Go to the net and look for a pass from the winger
If your winger looks like he is going to be tied up you could skate behind the net and call for a pass
If it looks like the other team may get the puck you could skate to the hash marks and try to cover a man / take away a pass.
If the other team does clear the puck being closer to the blue line makes it easier to back check.
Do not go into the other wingers corner unless you have learned a special drill in practice that calls for this. If your winger is in trouble, it is the job of the centermen to help him out.
Wingers duties in the Neutral Zone
Typically in the neutral zone you are either breaking out, or back checking. If you are on the attack you make hard passes through the neutral zone and feed the head man. This means if you get the puck out of your end you should be looking for a streaking centermen or your other winger. If there are no options try to break into their end, and if that is not an option just cross the red line and dump the puck in (then chase it, or get a line change). If your team mate has the puck and you are breaking out skate for open ice and try to get that lead pass.
If the other team has the puck in the neutral zone you are playing defense. You should be hustling to get back into position and get the puck from them / cause a turnover. Keep an eye on who has the puck, and where they might be skating to or who they might be passing to. If you see a potential passing lane try to block it.
I like to always think of the ice as lanes, lanes for them to skate and lanes for them to pass. I am always looking at the guy with the puck and thinking “what are his lanes, what are his options” I try to get in their lanes and take away options.
What about the faceoff?
For a winger you also have a role on the faceoff. When you faceoff you will be facing off against the other team. When you are on the face off both teams want the puck, but only one team can have it. This means your role during the face off is to either get the puck, or stop the other team from getting it. Talk to your centermen before the faceoff because he usually has a devious plan as to what he is going to do with the puck. Most face offs involve winning the puck back to the defensemen, when this happens your job is to tie up your man so your defensemen has time to make a play. Sometimes the centermen will pole the puck forward and have you pick it up with speed, or the centremen could tie up the other centermen and have you get the puck. This means you have to explode off of the hash mark and go right for the face off circle.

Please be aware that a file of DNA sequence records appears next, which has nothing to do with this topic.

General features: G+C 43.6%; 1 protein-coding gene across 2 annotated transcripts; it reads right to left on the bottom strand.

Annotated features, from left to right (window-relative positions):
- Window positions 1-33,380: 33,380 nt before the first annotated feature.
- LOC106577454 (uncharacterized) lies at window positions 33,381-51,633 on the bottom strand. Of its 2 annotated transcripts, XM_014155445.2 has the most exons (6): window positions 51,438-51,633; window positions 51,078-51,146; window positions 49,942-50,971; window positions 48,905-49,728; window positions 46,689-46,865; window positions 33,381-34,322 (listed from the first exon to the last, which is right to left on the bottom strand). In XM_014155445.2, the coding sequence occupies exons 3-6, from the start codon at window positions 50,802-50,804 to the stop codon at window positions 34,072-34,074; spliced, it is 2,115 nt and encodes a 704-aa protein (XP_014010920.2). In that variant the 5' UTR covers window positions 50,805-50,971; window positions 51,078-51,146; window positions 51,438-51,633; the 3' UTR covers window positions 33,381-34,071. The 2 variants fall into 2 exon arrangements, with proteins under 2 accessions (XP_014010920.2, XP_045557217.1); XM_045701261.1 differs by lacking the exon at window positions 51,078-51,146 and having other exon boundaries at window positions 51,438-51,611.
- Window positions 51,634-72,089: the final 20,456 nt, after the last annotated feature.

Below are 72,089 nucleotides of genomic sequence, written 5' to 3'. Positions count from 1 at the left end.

A wingers responsibilities on the power play
A power play means that the other team is playing with one less man on the ice. Your position does not change during the power play unless you have a set play with your team. When the other team is down a man they will play with two defensemen and two forwards, this means that on the faceoff there will one open spot. This means if you are on the open wing, and the centremen wins the faceoff to you, you will have some time to skate with the puck and set up a play.
Wingers duties on the penalty kill
When your team gets a penalty there will be one less man on the ice. This means that on the faceoff you need to pick a side to faceoff on. The proper side to faceoff on is the side closest to the center of the ice. If you were to faceoff on the side closest to the boards then the side closest to the center would be wide open, and give the other team more of an advantage if they win the faceoff.